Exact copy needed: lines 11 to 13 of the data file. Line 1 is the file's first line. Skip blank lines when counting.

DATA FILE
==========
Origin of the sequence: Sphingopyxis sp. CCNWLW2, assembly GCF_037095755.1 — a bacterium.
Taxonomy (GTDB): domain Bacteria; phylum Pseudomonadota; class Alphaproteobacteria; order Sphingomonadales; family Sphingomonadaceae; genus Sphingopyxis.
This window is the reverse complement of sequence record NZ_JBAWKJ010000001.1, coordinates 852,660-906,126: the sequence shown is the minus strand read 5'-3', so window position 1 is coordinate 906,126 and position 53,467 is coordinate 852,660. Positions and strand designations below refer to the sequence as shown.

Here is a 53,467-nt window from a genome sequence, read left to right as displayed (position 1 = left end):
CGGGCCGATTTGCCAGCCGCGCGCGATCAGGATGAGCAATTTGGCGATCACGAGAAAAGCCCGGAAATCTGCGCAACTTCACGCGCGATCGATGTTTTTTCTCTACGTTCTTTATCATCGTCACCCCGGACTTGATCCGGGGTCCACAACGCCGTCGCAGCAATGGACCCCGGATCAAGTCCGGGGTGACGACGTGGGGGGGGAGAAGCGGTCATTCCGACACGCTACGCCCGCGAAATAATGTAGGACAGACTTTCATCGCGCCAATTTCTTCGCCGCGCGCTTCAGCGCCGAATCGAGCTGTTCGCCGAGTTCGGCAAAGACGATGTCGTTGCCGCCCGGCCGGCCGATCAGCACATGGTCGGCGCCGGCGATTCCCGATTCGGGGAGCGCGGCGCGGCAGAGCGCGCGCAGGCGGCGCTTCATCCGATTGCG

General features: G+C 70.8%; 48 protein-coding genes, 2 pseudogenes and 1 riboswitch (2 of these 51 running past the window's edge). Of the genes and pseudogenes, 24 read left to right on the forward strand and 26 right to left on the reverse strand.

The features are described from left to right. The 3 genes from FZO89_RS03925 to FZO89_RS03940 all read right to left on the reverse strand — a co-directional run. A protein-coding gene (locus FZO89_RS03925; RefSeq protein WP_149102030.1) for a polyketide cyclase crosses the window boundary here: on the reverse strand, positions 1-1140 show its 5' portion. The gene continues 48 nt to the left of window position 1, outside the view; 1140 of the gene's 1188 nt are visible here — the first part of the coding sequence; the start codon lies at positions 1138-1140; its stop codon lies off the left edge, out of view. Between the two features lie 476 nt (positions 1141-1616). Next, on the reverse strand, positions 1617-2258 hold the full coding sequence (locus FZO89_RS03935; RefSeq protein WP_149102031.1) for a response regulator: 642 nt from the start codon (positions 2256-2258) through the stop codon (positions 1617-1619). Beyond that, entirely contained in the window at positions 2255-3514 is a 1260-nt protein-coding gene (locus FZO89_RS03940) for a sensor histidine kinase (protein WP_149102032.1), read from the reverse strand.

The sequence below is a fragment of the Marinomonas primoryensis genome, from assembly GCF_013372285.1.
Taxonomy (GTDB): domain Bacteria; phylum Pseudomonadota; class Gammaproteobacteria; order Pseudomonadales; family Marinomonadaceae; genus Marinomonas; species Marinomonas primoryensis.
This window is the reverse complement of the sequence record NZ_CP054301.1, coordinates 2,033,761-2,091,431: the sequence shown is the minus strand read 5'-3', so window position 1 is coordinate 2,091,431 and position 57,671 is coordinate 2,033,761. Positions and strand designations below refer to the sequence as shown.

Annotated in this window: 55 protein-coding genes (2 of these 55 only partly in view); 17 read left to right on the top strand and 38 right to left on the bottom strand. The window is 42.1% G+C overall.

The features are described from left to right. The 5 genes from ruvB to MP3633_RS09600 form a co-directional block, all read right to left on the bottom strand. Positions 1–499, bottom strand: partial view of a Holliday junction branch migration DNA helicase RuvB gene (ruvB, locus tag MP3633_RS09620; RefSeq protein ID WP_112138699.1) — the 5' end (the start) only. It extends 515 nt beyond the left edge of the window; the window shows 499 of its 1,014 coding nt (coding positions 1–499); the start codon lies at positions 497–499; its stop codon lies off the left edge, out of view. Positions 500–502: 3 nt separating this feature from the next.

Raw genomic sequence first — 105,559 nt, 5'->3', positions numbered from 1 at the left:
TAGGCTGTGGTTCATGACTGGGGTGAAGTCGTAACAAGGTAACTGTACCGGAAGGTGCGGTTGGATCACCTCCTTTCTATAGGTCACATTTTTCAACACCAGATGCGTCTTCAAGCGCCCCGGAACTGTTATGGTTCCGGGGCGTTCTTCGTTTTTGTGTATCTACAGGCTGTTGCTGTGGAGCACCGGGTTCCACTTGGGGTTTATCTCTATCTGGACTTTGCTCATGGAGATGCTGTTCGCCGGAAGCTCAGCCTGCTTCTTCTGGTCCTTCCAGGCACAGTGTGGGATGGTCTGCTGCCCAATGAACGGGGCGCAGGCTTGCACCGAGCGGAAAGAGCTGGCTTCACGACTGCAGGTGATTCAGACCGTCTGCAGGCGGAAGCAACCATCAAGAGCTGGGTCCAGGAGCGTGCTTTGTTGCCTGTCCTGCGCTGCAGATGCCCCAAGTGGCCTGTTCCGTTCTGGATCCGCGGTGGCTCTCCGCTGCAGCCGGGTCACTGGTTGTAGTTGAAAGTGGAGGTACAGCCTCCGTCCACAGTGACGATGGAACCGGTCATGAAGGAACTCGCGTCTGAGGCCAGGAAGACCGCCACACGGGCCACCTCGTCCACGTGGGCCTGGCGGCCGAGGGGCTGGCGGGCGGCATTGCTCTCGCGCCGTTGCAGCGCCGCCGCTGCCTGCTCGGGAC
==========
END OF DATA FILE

Annotated in this window: 55 protein-coding genes (2 of these 55 only partly in view); 17 read left to right on the top strand and 38 right to left on the bottom strand. The window is 42.1% G+C overall.

The features are described from left to right. The 5 genes from ruvB to MP3633_RS09600 form a co-directional block, all read right to left on the bottom strand. Positions 1–499, bottom strand: partial view of a Holliday junction branch migration DNA helicase RuvB gene (ruvB, locus tag MP3633_RS09620; RefSeq protein ID WP_112138699.1) — the 5' end (the start) only. It extends 515 nt beyond the left edge of the window; the window shows 499 of its 1,014 coding nt (coding positions 1–499); the start codon lies at positions 497–499; its stop codon lies off the left edge, out of view. Positions 500–502: 3 nt separating this feature from the next.

Raw genomic sequence first — 105,559 nt, 5'->3', positions numbered from 1 at the left: